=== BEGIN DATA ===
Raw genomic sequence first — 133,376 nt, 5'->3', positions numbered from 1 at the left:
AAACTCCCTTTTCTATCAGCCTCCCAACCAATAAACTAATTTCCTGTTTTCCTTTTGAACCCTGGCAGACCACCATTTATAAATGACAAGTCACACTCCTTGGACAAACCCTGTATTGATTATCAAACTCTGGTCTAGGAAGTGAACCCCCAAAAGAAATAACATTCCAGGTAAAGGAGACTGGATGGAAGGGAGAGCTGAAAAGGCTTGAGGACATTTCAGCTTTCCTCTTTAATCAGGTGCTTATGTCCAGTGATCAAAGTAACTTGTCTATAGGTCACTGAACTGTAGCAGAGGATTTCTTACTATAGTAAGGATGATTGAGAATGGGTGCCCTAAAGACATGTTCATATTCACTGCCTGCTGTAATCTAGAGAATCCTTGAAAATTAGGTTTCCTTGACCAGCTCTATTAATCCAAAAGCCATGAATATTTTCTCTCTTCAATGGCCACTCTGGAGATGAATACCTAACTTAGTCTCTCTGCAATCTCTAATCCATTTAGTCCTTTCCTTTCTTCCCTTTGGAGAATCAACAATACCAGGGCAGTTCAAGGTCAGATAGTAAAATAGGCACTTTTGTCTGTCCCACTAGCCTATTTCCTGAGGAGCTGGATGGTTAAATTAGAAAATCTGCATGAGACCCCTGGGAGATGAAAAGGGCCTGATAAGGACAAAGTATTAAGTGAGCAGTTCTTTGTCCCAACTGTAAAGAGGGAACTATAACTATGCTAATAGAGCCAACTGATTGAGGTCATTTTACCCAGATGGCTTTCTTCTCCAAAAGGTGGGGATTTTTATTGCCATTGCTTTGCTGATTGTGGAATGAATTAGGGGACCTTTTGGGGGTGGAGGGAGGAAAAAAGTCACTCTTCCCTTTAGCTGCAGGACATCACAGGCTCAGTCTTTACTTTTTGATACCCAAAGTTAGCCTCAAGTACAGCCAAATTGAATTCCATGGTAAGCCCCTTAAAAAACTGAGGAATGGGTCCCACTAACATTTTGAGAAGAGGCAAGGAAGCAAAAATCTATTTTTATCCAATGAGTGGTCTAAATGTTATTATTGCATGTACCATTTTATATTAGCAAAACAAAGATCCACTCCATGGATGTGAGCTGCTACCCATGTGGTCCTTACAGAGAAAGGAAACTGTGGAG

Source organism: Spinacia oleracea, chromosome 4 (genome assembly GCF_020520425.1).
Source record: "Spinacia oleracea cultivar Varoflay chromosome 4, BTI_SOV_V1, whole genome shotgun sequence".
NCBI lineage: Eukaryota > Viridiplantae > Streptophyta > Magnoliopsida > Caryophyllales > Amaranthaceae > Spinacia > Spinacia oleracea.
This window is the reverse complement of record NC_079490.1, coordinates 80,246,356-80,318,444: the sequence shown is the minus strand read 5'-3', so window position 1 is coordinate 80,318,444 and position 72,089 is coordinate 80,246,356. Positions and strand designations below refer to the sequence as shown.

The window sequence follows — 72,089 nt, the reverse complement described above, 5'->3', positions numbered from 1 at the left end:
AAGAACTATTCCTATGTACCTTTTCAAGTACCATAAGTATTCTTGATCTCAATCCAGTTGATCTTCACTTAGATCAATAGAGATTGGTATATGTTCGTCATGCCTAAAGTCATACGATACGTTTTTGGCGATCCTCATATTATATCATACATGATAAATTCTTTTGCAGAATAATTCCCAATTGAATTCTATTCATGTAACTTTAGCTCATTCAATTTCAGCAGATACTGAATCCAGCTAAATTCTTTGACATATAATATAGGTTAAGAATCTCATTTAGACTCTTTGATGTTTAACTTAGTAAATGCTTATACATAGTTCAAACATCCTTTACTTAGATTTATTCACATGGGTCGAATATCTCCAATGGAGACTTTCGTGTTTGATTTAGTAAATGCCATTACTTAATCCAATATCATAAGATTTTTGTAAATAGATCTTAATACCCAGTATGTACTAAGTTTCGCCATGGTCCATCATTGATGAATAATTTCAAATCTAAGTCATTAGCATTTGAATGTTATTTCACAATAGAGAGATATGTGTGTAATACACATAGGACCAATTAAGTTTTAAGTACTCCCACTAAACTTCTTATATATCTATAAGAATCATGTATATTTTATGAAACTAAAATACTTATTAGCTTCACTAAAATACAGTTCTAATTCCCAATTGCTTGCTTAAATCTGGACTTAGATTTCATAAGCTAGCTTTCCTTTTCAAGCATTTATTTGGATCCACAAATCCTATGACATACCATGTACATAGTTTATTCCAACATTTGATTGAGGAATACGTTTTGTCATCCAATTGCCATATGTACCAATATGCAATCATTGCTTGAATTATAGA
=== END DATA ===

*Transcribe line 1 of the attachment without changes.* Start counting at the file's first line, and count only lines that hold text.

Raw genomic sequence first — 133,376 nt, 5'->3', positions numbered from 1 at the left: